Proćków M., Konowalik K., Proćków J.

malgorzata.prockow@uwr.edu.pl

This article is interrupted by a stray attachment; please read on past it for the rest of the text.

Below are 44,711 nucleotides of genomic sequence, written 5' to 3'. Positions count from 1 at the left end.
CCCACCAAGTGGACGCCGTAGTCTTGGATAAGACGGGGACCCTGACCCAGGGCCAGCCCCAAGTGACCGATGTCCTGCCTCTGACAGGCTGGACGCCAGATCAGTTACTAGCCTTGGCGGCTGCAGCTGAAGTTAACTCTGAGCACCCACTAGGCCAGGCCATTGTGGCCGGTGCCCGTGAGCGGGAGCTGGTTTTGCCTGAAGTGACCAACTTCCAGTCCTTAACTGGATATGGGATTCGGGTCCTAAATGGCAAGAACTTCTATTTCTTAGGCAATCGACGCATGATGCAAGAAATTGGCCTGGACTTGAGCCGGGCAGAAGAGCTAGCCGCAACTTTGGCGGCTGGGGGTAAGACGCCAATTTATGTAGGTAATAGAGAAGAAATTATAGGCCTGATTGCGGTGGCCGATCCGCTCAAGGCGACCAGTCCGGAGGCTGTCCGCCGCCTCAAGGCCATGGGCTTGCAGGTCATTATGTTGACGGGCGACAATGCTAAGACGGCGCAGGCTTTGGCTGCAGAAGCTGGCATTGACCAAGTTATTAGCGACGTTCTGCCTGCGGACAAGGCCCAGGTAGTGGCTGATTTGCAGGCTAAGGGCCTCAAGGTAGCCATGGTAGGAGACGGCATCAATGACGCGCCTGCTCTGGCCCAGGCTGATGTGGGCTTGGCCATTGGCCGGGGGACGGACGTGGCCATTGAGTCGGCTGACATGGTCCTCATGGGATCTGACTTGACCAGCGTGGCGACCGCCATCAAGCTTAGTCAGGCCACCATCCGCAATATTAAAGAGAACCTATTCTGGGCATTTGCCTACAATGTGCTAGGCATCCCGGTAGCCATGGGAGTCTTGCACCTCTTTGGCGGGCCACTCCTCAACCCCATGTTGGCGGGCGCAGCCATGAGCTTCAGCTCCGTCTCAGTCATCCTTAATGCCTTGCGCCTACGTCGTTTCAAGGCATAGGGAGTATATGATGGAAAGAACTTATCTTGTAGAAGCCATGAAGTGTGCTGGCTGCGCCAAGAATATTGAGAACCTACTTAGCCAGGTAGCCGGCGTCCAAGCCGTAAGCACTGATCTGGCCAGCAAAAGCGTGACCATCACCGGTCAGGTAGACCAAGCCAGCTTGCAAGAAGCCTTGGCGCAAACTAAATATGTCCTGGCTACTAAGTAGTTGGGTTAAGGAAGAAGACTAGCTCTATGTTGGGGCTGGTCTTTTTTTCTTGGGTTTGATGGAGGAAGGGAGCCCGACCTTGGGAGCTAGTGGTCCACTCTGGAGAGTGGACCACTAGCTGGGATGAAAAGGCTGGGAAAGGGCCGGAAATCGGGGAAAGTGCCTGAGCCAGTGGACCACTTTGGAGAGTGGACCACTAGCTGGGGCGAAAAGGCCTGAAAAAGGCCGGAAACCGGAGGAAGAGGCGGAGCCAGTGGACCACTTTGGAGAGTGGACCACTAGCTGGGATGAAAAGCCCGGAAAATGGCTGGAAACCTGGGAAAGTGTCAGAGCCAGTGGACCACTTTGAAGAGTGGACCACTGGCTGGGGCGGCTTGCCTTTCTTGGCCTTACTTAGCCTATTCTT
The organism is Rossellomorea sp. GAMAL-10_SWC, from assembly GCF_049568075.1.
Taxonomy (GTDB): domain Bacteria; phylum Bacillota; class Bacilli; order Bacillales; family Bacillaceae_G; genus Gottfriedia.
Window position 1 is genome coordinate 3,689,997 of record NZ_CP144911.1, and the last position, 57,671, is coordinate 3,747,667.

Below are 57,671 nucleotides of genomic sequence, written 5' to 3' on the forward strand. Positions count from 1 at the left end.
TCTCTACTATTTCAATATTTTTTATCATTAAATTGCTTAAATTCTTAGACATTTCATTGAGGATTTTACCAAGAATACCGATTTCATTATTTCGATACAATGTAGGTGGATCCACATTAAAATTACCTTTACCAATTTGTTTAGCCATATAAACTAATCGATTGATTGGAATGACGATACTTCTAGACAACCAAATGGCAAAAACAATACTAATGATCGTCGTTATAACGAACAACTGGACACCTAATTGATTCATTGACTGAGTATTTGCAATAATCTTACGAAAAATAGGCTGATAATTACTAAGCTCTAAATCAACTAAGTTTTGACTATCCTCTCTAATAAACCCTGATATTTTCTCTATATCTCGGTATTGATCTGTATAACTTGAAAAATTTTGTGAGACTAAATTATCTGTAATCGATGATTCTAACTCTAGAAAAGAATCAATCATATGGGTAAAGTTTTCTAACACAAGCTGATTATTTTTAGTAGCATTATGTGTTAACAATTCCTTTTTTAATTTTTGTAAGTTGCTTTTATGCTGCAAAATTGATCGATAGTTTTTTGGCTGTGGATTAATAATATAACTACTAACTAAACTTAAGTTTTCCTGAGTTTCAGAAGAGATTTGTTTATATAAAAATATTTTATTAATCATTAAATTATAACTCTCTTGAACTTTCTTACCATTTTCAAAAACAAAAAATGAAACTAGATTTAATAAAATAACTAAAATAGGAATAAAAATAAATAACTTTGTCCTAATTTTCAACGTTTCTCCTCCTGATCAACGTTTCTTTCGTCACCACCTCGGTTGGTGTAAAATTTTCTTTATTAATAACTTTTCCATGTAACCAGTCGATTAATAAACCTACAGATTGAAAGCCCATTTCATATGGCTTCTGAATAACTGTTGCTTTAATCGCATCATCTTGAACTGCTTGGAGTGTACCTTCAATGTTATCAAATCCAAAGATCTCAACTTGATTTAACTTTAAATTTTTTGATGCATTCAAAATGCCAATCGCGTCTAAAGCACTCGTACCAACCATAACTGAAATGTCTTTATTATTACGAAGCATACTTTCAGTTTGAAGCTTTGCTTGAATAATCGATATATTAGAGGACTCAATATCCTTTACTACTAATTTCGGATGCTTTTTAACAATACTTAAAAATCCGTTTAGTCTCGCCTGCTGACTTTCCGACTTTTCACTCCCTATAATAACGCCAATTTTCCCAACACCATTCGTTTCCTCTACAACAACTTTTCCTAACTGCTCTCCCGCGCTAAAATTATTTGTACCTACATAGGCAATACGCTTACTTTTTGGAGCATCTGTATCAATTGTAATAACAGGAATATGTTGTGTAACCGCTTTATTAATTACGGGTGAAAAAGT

Predicting the impact of global climate change on the current and future distribution of alien or endangered species is often a subject in macroecological studies. Only a few were devoted to land snails. Spatial distribution modeling was used to construct European and global potential ranges of Cernuella virgata and Hygromia cinctella based on current and future climate scenarios. Both species continue to spread northwards from the Mediterranean area. Under the current climate scenario, most presently occupied areas in Europe are also at high probability of future occurrence of these species. However, they will experience contrasting scenarios under four future climatic conditions. C. virgata may significantly increase its potential distribution, due to rising temperatures and its weak fluctuations. Global warming, along with morphological and physiological adaptation to dry conditions and the ability to passively disperse, may facilitate the invasion of this species into new regions of the world. In H. cinctella no significant change in the geographical distribution of colonization-prone areas was found. Precipitation in the driest quarter and temperature seasonality will be key factors limiting its future distribution. Understanding of colonization patterns can help better manage these invaders and formulate policies for their control. This is especially important for C. virgata, a serious agricultural pest in southern Australia, where it causes severe economic damage to cereals; yields are reduced, harvest machinery becomes clogged, and grain becomes polluted. Cattle are repelled from grazing plants with contaminated slimy deposits. Effective regulatory strategies focused on reducing human-facilitated propagation and the movement of this species, as well as close monitoring and preventive approaches, are crucial. E.g. in the USA, Canada, China C. virgata is on quarantine lists. Shipments contaminated with it are not accepted by other countries. This work was partly supported by the National Science Centre, Poland (Narodowe Centrum Nauki, Polska) under Grant number 2016/21/B/NZ8/03022.

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